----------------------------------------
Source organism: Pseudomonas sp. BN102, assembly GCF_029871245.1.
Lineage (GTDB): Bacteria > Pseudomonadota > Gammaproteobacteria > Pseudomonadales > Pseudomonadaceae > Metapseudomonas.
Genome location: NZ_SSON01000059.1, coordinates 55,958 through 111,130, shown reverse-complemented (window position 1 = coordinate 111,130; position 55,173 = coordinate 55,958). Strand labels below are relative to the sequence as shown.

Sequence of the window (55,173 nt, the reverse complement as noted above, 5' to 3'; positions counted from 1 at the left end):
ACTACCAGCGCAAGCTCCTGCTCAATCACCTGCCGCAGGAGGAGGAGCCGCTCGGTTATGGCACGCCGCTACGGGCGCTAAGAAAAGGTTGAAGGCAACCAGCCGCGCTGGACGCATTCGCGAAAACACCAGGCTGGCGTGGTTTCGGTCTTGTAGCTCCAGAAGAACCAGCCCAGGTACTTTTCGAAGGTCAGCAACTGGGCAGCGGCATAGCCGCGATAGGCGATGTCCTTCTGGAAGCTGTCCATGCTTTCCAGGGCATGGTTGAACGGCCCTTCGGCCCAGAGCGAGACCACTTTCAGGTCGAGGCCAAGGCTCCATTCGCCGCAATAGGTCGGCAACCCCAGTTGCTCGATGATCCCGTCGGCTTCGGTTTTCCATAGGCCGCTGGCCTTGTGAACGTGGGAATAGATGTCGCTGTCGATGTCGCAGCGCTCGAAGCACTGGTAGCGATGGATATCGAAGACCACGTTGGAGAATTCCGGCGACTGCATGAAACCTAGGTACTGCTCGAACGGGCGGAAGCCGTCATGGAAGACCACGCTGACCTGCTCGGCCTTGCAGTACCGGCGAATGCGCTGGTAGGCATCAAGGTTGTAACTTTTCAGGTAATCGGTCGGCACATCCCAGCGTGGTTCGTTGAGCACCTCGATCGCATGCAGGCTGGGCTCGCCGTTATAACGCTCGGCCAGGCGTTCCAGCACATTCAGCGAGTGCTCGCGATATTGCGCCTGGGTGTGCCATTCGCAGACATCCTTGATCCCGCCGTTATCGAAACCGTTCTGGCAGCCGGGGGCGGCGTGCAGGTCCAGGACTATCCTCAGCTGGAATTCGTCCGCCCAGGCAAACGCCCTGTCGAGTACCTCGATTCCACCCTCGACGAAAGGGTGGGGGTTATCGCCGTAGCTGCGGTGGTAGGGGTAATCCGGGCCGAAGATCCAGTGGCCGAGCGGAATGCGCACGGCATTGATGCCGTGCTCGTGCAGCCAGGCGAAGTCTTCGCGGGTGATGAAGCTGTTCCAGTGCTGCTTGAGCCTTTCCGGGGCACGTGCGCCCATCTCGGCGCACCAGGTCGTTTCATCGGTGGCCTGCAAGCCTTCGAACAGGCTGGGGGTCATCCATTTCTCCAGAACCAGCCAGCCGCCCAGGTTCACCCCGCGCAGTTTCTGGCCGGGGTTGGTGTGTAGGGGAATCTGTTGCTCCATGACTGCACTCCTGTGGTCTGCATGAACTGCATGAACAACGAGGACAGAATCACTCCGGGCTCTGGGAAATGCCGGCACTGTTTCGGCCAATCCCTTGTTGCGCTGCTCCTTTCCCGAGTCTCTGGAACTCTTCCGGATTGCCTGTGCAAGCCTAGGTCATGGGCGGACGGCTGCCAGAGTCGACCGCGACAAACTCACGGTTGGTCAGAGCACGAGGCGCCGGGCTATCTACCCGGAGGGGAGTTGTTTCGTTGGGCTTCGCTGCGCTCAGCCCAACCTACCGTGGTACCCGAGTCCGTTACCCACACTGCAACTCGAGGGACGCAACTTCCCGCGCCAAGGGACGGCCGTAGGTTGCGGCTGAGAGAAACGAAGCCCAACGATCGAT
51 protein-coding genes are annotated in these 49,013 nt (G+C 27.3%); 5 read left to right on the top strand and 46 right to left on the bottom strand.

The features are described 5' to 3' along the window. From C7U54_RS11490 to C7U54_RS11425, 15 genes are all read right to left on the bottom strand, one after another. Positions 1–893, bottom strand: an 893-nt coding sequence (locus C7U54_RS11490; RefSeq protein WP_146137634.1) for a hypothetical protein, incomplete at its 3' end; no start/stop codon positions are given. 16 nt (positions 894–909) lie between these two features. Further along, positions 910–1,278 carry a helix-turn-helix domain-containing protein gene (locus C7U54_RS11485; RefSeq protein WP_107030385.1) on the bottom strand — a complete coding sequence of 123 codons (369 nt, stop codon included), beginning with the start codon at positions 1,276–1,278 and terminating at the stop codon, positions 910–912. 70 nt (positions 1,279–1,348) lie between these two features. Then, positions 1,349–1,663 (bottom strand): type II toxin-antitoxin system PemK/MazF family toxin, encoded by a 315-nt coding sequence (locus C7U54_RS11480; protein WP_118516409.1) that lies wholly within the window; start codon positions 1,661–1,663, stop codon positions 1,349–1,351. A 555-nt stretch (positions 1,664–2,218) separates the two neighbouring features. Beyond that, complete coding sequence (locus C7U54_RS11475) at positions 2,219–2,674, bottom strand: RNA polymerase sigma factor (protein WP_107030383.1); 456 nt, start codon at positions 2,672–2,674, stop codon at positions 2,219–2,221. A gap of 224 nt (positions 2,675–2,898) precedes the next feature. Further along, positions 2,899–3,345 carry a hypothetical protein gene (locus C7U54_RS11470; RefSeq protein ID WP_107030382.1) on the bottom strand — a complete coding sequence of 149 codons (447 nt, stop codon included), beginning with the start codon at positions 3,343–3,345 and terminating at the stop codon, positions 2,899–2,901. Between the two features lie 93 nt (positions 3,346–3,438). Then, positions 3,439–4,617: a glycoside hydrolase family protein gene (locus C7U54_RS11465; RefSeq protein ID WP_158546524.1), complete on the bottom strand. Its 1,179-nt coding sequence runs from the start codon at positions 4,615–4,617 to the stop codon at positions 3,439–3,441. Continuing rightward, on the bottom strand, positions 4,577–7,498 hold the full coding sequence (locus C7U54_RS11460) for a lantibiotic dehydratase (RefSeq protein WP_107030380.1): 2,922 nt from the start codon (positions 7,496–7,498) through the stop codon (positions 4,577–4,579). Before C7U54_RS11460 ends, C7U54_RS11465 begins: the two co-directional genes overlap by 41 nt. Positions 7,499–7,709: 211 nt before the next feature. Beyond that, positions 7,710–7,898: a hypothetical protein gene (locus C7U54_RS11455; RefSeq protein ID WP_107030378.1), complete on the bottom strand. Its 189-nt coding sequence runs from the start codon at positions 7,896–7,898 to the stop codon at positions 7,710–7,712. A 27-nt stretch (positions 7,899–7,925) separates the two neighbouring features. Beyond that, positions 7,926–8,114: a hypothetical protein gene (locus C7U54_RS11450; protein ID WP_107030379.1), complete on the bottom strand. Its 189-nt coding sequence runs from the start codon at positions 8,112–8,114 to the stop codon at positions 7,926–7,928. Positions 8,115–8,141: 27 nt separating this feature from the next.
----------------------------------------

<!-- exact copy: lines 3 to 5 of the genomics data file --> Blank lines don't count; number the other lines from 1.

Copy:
Genome location: NZ_SSON01000059.1, coordinates 55,958 through 111,130, shown reverse-complemented (window position 1 = coordinate 111,130; position 55,173 = coordinate 55,958). Strand labels below are relative to the sequence as shown.

Sequence of the window (55,173 nt, the reverse complement as noted above, 5' to 3'; positions counted from 1 at the left end):
ACTACCAGCGCAAGCTCCTGCTCAATCACCTGCCGCAGGAGGAGGAGCCGCTCGGTTATGGCACGCCGCTACGGGCGCTAAGAAAAGGTTGAAGGCAACCAGCCGCGCTGGACGCATTCGCGAAAACACCAGGCTGGCGTGGTTTCGGTCTTGTAGCTCCAGAAGAACCAGCCCAGGTACTTTTCGAAGGTCAGCAACTGGGCAGCGGCATAGCCGCGATAGGCGATGTCCTTCTGGAAGCTGTCCATGCTTTCCAGGGCATGGTTGAACGGCCCTTCGGCCCAGAGCGAGACCACTTTCAGGTCGAGGCCAAGGCTCCATTCGCCGCAATAGGTCGGCAACCCCAGTTGCTCGATGATCCCGTCGGCTTCGGTTTTCCATAGGCCGCTGGCCTTGTGAACGTGGGAATAGATGTCGCTGTCGATGTCGCAGCGCTCGAAGCACTGGTAGCGATGGATATCGAAGACCACGTTGGAGAATTCCGGCGACTGCATGAAACCTAGGTACTGCTCGAACGGGCGGAAGCCGTCATGGAAGACCACGCTGACCTGCTCGGCCTTGCAGTACCGGCGAATGCGCTGGTAGGCATCAAGGTTGTAACTTTTCAGGTAATCGGTCGGCACATCCCAGCGTGGTTCGTTGAGCACCTCGATCGCATGCAGGCTGGGCTCGCCGTTATAACGCTCGGCCAGGCGTTCCAGCACATTCAGCGAGTGCTCGCGATATTGCGCCTGGGTGTGCCATTCGCAGACATCCTTGATCCCGCCGTTATCGAAACCGTTCTGGCAGCCGGGGGCGGCGTGCAGGTCCAGGACTATCCTCAGCTGGAATTCGTCCGCCCAGGCAAACGCCCTGTCGAGTACCTCGATTCCACCCTCGACGAAAGGGTGGGGGTTATCGCCGTAGCTGCGGTGGTAGGGGTAATCCGGGCCGAAGATCCAGTGGCCGAGCGGAATGCGCACGGCATTGATGCCGTGCTCGTGCAGCCAGGCGAAGTCTTCGCGGGTGATGAAGCTGTTCCAGTGCTGCTTGAGCCTTTCCGGGGCACGTGCGCCCATCTCGGCGCACCAGGTCGTTTCATCGGTGGCCTGCAAGCCTTCGAACAGGCTGGGGGTCATCCATTTCTCCAGAACCAGCCAGCCGCCCAGGTTCACCCCGCGCAGTTTCTGGCCGGGGTTGGTGTGTAGGGGAATCTGTTGCTCCATGACTGCACTCCTGTGGTCTGCATGAACTGCATGAACAACGAGGACAGAATCACTCCGGGCTCTGGGAAATGCCGGCACTGTTTCGGCCAATCCCTTGTTGCGCTGCTCCTTTCCCGAGTCTCTGGAACTCTTCCGGATTGCCTGTGCAAGCCTAGGTCATGGGCGGACGGCTGCCAGAGTCGACCGCGACAAACTCACGGTTGGTCAGAGCACGAGGCGCCGGGCTATCTACCCGGAGGGGAGTTGTTTCGTTGGGCTTCGCTGCGCTCAGCCCAACCTACCGTGGTACCCGAGTCCGTTACCCACACTGCAACTCGAGGGACGCAACTTCCCGCGCCAAGGGACGGCCGTAGGTTGCGGCTGAGAGAAACGAAGCCCAACGATCGAT